Marriage in the Orthodox church, however, does not render the non-Orthodox party a communicant of the Orthodox Church and said party may not receive any other sacraments of the Church.

A non-Orthodox party, having voluntarily sought the blessings of the Orthodox Church must make the concession of permitting the children from the marriage to be baptized and reared in the Orthodox faith. However, if a non-Orthodox Christian wishes to become a member of the Orthodox faith, he/she can through Confirmation. A person wishing to be confirmed must make the request of his/her own free will and must attend special catechism classes. Likewise, a non-Christian may marry in the Orthodox Church by first being baptized in it.

A ceremony in a church of another faith and subsequent to the Greek Orthodox sacrament is not permitted.

For Those Married Outside The Church

Those members of the Orthodox church who are married outside the Church are urged to have a Church sacrament of marriage. Otherwise, they are not entitled to participate in any other sacrament - cannot receive Holy Communion (the Precious Blood and Body of our Savior) or to become sponsors at baptisms and weddings or to be buried in the Church.

For those couples married outside the Church can have their marriage blessed.

A duplicate license must be obtained from the office of the city clerk for the religious ceremony. If the civil ceremony was performed in another state, a new license must be issued by the State of New York for an Orthodox Church Wedding. When applying for the state license, the wedding certificate is necessary.

For Those Who Wish A Second Marriage

For those marrying for a second time must in addition to the six requirements also produce the following:

  1. In the event that any of the interested parties were previously married in the Orthodox church and subsequently separated by a Civil Divorce or Annulment, then an Ecclesiastical Divorce must be obtain from the Church. This must be done through your Priest.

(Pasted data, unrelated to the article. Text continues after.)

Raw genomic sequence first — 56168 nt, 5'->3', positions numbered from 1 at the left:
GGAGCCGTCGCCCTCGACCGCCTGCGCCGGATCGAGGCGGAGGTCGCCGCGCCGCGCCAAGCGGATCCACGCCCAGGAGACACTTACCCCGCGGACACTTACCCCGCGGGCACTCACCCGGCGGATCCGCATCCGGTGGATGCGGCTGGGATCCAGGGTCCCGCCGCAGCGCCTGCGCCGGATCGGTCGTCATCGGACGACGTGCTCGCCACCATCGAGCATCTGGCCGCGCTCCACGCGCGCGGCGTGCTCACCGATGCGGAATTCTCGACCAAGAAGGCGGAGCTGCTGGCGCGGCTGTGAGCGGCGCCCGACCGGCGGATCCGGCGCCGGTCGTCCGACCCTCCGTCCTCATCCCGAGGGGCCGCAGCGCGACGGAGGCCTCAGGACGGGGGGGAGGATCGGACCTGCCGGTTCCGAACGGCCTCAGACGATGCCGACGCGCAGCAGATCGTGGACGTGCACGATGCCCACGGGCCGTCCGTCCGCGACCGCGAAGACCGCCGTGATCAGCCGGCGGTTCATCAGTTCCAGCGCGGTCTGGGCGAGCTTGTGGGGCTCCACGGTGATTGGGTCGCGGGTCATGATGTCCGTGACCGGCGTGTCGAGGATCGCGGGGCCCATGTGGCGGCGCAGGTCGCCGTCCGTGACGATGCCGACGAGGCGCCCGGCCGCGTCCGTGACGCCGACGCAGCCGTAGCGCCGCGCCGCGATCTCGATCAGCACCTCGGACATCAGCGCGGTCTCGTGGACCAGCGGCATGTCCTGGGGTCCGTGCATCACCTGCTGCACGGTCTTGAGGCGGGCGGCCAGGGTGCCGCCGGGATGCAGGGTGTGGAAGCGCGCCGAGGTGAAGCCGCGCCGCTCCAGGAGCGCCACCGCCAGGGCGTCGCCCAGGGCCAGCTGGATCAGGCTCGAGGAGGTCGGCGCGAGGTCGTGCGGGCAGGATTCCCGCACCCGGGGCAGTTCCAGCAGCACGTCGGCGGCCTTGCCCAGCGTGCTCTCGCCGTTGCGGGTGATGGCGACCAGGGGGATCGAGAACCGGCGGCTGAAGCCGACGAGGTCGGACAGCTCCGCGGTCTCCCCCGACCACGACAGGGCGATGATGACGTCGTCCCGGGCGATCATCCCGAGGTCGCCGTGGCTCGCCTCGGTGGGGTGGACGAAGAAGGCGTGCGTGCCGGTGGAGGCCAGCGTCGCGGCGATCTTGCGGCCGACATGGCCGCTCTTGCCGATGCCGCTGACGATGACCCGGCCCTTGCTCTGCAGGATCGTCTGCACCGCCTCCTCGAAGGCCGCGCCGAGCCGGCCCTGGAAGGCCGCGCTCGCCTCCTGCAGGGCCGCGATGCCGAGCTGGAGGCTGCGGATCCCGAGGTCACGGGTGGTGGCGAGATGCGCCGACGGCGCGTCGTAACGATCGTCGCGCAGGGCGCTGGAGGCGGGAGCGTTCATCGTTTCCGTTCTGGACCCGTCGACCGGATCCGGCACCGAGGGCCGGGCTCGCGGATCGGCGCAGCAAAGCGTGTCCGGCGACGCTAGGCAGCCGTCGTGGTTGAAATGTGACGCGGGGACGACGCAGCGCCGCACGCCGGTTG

2. For those who were married outside the church, they must present their original Civil Divorce papers.
  3. For those who were widowed, then a death certificate must be submitted.

Degree Of Kinship

Our Church does not permit the marriage of persons of close kinship, either by blood or marriage. This kinship is computed along two lines:

Direct lineal kinship - Our Church forbids marriage prior to the sixth degree of kinship.

To trace the degree of kinship, it is easiest to find the common point of kinship and to count the number of births after it to the contemplated marriage. For instance, if the couple has a common great-grandfather, the number of births are counted as follows:

  • 1. his grandfather, 1. her grandfather
  • 2. his father, 2. her father
  • 3. he, 3. she

Thus we find that there are six births from the point of kinship and that this contemplated marriage is permitted by our Church now.

In the indirect kinship, a brother (or sister) cannot marry a sister-in-law (or brother-in-law) because our church considers them as brother and sister, but otherwise a kinship of the fourth degree or more does not preclude a marriage.

Degree Of Spiritual Relationship

The Orthodox Church does not permit a marriage if there is a Spiritual Relationship. For example a godchild cannot marry his or her godmother or godfather.

Prohibited Marriages

  • First Group: Parents with their own children, their own grandchildren, their own great grandchildren.
  • Second Group: Brothers-in-law with sisters-in-law.
  • Third Group: Uncles and aunts with nieces and nephews.
  • Fourth Group: First cousins.
  • Fifth Group: Foster parents with foster children, foster children with children of foster parents.
  • Sixth Group: Godfather with godchild, godfather with mother of godchild, or vice versa, godmother and godson, etc.

Dress Code

We would like to stress the importance of using discrimination in selecting the clothes of the bride and her attendants. Simple dresses in good taste, and restraint in use of cosmetics will create a more natural and refine appearance.

Brides must wear a bridal veil.